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Eosinophilic granulocytes are innate effector cells that are important in immune responses against helminth parasitic infections and contribute towards the pathology associated with allergic inflammatory conditions, including allergic rhinitis and asthma. Their recruitment to inflammatory sites occurs in response to chemotactic and activation signals, such as eotaxin and interleukin-5, and is a tightly controlled process. However, the mechanisms that counterbalance these positive chemoattractive processes, thereby preventing excessive eosinophil infiltration, have received little attention. Here, we show that, lactoferrin (LTF), a pleiotropic 80-kDa glycoprotein with iron-binding properties, acts as a powerful inhibitor of eosinophil migration. Irrespective of its source (milk or neutrophil derived), LTF inhibits eotaxin-stimulated eosinophil migration with no effects on eosinophil viability. Transferrin, a closely related cationic glycoprotein, failed to produce an analogous effect. Furthermore, the iron-saturation status of LTF did not influence the observed inhibitory effect on migration, proving that LTF exerts its effect on eosinophil chemotaxis independent of its iron-chelating activity. These results highlight LTF as one of the few molecules reported to negatively regulate eosinophil migration. Thus, through its ability to inhibit eosinophil migration, LTF has potential as an effective therapeutic in the control of eosinophil infiltration in atopic inflammatory conditions. Immunology and Cell Biology (2010) 88, 220-223; doi:10.1038/icb.2009.86; published online 17 November 2009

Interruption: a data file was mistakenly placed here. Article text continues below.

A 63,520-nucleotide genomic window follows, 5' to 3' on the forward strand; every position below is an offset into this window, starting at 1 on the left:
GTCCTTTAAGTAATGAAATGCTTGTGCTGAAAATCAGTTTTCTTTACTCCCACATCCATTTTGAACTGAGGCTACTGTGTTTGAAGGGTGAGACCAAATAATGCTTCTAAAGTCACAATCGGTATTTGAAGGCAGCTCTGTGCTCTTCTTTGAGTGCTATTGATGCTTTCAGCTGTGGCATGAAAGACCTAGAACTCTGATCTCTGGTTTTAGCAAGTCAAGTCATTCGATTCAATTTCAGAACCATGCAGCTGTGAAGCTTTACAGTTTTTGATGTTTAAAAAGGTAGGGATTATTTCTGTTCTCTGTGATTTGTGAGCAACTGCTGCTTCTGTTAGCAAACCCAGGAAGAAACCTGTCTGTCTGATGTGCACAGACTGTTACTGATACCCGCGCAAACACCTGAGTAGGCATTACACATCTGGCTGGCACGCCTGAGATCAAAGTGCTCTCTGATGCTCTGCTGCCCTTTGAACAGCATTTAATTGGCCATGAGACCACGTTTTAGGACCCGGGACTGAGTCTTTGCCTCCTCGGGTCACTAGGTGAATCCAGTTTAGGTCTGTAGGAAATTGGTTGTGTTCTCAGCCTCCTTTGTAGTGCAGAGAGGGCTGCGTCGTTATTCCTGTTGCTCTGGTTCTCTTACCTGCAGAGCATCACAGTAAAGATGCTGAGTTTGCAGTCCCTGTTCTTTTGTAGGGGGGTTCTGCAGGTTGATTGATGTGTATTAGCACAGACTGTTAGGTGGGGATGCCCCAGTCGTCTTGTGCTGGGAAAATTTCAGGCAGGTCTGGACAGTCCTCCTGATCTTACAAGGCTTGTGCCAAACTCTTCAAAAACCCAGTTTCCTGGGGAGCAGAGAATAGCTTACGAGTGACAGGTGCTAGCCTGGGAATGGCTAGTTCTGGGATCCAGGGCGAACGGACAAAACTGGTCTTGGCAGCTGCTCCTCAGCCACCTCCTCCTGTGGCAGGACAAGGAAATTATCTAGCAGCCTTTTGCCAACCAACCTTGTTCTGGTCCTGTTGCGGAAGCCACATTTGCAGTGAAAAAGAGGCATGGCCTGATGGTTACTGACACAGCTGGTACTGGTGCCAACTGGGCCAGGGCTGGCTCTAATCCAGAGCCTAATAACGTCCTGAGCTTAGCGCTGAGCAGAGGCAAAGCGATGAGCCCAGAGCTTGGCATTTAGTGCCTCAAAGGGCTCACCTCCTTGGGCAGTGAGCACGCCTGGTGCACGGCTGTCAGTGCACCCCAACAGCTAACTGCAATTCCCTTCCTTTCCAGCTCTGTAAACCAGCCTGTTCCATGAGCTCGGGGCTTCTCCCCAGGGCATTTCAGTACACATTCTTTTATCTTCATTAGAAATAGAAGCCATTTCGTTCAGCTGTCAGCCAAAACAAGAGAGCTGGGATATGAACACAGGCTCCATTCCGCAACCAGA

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- 1 Finished
1/09/07 → 29/02/12